- Professor Booth believes that Jetley and Ji’s criticism of the Delaware courts’ use of the so-called supply-side discount rate, rather than the historical rate of return, is overblown. He agrees that the supply-side rate can inflate a valuation, but not by as great a magnitude as Jetley and Ji seem to believe.
- In rebutting the argument that so-called arbs “are not themselves long-term common stock investors and should not be so compensated for the time value of their money,” he observes that “they have bought the stock they hold from legacy investors and thus should be entitled to the same package of rights enjoyed by such investors.” If arbs’ rights were to be curtailed, that would cause stockholders who choose to sell out suffering an even bigger discount, which in turn would raise the price of deals for acquirors, because target stockholders “will be less confident that they will be paid based on the agreed amount when they want to be paid.” In this respect, arbitrage actually serves the acquirors well.
- Professor Booth critiques the presumption of fairness that some Delaware cases have accorded to the deal price:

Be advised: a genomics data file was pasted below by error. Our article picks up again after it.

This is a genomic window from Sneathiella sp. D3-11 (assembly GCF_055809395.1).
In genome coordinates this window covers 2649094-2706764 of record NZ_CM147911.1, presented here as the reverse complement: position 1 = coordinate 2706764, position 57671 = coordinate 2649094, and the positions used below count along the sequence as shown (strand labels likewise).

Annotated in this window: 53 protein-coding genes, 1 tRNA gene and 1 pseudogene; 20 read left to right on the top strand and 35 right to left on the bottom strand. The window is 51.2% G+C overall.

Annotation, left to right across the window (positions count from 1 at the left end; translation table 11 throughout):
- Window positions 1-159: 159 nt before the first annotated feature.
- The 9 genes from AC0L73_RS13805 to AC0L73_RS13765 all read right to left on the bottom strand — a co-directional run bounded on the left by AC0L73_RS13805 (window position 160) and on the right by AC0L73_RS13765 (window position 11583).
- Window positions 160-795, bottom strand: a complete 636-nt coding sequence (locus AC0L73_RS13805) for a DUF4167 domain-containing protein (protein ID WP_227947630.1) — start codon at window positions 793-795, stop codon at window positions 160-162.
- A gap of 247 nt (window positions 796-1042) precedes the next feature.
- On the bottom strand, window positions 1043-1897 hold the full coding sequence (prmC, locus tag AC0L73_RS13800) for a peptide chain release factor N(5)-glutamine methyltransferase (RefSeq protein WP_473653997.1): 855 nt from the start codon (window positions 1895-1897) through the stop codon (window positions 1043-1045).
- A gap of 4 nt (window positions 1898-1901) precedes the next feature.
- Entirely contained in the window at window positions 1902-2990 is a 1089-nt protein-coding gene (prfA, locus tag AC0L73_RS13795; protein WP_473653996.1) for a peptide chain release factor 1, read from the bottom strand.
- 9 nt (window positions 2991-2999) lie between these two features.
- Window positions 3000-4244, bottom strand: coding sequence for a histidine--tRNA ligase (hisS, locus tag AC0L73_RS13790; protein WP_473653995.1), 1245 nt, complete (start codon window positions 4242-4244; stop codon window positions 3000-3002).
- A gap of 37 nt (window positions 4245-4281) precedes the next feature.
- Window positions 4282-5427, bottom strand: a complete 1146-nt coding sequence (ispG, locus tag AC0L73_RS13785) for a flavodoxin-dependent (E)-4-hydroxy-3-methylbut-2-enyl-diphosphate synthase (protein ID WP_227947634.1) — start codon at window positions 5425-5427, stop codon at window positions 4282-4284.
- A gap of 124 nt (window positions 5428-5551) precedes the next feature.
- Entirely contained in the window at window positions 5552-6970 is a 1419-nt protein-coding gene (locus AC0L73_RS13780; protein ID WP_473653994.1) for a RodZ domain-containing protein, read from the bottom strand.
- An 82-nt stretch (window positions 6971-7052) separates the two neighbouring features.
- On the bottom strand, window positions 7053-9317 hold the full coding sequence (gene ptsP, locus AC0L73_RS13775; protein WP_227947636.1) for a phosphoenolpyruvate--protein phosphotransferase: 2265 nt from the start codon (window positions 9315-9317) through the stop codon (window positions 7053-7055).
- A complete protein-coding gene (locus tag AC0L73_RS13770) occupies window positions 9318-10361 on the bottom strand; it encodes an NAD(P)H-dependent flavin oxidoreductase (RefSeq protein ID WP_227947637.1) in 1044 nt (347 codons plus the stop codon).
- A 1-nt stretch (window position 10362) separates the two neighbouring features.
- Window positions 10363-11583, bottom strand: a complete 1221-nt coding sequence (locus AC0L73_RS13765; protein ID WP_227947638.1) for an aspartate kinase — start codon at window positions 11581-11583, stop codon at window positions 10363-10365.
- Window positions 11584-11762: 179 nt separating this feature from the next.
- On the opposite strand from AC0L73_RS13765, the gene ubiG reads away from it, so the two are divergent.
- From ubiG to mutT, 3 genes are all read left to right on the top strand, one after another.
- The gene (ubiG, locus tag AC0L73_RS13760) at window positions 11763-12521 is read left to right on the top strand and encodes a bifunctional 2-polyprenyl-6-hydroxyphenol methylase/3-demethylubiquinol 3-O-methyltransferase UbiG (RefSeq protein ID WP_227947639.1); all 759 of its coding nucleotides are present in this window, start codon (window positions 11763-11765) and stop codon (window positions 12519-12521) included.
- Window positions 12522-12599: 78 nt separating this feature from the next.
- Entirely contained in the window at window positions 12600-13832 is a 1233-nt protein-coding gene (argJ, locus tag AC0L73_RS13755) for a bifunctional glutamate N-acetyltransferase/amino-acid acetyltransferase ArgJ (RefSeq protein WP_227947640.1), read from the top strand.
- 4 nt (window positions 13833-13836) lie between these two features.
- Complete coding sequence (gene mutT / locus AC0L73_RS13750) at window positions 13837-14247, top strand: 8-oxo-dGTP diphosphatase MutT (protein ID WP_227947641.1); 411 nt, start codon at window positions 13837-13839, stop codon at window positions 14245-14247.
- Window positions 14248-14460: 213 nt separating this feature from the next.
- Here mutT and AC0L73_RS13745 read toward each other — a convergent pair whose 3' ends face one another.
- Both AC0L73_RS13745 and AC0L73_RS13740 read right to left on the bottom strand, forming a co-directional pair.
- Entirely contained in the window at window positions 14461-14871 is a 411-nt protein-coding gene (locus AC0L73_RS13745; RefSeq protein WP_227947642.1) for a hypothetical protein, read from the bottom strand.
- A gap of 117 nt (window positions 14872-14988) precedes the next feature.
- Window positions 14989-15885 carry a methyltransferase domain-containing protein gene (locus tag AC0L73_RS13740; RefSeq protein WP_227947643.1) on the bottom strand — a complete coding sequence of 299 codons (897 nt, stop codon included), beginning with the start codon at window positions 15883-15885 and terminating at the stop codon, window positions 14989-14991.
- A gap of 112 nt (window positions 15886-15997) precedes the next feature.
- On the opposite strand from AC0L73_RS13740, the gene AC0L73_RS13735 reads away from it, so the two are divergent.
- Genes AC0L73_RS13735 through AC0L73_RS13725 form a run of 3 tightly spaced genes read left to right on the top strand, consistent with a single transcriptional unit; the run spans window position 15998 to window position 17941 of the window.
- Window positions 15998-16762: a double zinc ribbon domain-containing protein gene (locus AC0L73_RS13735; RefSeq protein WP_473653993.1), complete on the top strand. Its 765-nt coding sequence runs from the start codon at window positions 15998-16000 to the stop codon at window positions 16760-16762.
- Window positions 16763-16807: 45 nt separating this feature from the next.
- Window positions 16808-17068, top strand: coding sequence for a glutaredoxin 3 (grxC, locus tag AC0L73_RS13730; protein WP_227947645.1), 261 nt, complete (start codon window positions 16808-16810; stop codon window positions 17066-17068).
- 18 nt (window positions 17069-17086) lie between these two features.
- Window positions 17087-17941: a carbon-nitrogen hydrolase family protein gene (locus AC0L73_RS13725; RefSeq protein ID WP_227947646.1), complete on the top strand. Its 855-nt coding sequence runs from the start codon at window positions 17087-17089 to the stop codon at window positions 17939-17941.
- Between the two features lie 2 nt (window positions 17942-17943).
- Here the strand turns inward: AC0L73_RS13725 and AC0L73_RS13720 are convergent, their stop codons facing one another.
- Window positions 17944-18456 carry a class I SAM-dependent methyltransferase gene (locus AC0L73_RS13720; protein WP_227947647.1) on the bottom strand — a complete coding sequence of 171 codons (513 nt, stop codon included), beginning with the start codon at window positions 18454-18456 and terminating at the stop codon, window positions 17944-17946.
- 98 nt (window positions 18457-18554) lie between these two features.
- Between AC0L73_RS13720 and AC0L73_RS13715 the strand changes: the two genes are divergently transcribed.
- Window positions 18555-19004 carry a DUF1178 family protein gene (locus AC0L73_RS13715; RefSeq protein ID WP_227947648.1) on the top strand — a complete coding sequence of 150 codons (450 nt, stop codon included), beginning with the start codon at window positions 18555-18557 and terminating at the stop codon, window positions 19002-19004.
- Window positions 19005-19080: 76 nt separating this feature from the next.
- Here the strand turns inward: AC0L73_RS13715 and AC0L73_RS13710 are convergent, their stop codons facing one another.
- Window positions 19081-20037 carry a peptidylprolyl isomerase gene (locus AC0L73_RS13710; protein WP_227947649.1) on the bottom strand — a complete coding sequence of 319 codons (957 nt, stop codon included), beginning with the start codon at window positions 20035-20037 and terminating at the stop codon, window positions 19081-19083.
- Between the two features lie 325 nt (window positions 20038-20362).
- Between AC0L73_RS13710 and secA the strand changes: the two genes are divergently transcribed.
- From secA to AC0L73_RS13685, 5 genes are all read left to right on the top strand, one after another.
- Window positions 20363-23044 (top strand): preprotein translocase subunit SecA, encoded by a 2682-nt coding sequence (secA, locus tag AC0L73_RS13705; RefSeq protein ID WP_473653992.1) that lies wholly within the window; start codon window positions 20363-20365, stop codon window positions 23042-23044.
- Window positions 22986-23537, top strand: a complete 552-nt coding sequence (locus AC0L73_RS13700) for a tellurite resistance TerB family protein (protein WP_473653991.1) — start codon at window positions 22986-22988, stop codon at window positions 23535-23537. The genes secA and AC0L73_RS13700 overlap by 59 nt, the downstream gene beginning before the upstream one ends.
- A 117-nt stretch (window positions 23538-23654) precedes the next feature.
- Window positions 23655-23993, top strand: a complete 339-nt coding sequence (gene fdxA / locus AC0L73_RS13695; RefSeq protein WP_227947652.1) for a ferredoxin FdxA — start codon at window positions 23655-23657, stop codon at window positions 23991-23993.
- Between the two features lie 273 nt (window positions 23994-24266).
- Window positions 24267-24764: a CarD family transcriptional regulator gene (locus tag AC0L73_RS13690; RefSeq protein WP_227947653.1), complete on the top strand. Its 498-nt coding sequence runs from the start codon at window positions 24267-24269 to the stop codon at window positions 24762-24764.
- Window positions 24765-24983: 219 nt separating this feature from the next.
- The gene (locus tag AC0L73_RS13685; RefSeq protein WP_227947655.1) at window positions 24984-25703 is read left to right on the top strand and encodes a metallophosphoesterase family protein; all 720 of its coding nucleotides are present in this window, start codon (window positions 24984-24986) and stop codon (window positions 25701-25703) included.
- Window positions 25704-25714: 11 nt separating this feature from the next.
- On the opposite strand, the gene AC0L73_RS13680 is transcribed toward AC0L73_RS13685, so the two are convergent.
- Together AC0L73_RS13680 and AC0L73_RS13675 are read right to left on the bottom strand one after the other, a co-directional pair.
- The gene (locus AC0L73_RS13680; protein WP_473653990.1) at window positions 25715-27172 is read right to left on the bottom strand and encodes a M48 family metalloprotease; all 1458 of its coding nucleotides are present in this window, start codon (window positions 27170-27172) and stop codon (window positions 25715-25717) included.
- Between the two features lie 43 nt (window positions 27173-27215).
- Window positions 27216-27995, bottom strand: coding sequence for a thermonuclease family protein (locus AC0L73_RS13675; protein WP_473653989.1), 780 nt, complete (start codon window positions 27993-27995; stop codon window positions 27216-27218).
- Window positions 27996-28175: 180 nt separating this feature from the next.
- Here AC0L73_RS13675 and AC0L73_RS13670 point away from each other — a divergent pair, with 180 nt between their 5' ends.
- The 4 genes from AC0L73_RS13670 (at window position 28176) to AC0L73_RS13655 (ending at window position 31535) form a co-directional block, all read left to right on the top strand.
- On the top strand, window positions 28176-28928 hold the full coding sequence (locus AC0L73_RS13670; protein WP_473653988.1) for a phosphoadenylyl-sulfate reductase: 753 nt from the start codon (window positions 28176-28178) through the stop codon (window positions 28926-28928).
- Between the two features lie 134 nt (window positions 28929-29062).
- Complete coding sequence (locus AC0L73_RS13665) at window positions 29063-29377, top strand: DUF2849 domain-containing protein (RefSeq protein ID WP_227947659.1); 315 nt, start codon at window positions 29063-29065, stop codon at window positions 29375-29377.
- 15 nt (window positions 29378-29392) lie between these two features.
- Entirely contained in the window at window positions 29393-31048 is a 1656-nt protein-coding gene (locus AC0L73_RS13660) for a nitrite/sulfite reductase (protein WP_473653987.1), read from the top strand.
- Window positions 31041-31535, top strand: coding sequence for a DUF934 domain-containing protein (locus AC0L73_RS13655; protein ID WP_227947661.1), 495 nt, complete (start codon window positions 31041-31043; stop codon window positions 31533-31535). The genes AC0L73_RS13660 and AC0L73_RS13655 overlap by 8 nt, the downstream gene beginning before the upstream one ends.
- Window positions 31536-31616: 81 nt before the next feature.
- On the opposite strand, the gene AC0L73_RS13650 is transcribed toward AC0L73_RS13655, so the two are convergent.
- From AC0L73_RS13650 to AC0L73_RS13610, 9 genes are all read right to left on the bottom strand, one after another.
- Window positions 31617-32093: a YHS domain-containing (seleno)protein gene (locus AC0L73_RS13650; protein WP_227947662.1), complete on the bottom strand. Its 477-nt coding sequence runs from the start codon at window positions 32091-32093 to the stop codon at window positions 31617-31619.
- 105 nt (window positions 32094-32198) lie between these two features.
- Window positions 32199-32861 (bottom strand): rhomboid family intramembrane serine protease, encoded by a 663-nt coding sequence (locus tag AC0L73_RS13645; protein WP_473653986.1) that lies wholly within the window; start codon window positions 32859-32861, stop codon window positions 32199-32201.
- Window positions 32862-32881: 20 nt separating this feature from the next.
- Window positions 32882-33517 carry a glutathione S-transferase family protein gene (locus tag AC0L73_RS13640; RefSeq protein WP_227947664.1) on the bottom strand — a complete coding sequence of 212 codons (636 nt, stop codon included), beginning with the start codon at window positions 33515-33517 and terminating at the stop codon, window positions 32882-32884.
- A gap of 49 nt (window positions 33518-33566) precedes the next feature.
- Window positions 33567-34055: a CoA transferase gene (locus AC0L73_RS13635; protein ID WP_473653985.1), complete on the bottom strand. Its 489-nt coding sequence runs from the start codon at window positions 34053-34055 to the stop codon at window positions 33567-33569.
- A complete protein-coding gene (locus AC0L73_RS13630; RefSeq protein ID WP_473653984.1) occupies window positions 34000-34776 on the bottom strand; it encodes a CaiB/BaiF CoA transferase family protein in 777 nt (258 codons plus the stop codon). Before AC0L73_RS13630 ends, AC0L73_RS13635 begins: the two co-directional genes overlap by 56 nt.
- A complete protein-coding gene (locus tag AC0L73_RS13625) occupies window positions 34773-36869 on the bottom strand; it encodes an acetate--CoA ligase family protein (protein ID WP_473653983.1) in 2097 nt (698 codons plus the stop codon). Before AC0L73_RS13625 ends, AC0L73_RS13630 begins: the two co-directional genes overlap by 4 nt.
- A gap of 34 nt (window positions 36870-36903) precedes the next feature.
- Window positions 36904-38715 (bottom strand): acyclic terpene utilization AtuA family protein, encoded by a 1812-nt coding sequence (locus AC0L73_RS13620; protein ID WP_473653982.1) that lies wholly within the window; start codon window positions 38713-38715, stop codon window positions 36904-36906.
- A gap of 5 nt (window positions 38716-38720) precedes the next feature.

- First, the deal price may often be too low, as deal price sometimes depends on the percentage of shares bought. Thus, dissenting stockholders may well be entitled to “higher and higher prices as the public float gets smaller and smaller,” which he finds consistent with the policy objective underlying appraisal: to compensate stockholders for being forced to sell out at a time and/or price not of their own choosing.
- Second, Professor Booth cautions against according too much weight to the premium paid over market price, as a depressed stock price will naturally warrant a higher premium; in that case the premium is simply “compensation for a discount built into the market price.”
- Finally, it is inherent in the concept of nearly any acquisition that a buyer is only willing to pay some lesser price than full fair value, in order to extract the expected value to be gained by redeploying the target company to its highest and best use; to that extent, he suggests, “deal price should always be a bit lower than going concern value [emphasis added],” prompting stockholders to hold out.
- Given these factors, he finds that appraisal performs the valuable function of testing deal price against investor expectation based on CAPM. He believes that appraisal thus helps drive price toward fairness, as a robust appraisal remedy will induce bidders to pay a fair price up front. His critique of the court’s further reduction of the discount rate in the terminal period is intended to improve the appraisal process, not undermine it; he encourages the courts to embrace his reforms rather than “hide behind the aw-shucks notion that law-trained judges are ill-suited to address” questions of valuation, finance, and investment banking.